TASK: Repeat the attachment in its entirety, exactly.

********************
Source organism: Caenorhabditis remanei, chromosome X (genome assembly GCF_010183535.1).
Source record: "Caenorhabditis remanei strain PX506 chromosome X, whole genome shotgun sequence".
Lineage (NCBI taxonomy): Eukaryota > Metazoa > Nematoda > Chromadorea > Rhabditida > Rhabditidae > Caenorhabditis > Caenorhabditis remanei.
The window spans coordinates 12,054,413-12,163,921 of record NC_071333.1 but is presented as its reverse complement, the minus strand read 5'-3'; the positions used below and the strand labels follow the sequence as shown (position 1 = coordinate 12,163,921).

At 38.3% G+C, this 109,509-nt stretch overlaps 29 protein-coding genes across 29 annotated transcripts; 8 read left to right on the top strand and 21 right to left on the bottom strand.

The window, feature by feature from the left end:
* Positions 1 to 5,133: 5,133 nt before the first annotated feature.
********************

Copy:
Source organism: Caenorhabditis remanei, chromosome X (genome assembly GCF_010183535.1).
Source record: "Caenorhabditis remanei strain PX506 chromosome X, whole genome shotgun sequence".
Lineage (NCBI taxonomy): Eukaryota > Metazoa > Nematoda > Chromadorea > Rhabditida > Rhabditidae > Caenorhabditis > Caenorhabditis remanei.
The window spans coordinates 12,054,413-12,163,921 of record NC_071333.1 but is presented as its reverse complement, the minus strand read 5'-3'; the positions used below and the strand labels follow the sequence as shown (position 1 = coordinate 12,163,921).

At 38.3% G+C, this 109,509-nt stretch overlaps 29 protein-coding genes across 29 annotated transcripts; 8 read left to right on the top strand and 21 right to left on the bottom strand.

The window, feature by feature from the left end:
* Positions 1 to 5,133: 5,133 nt before the first annotated feature.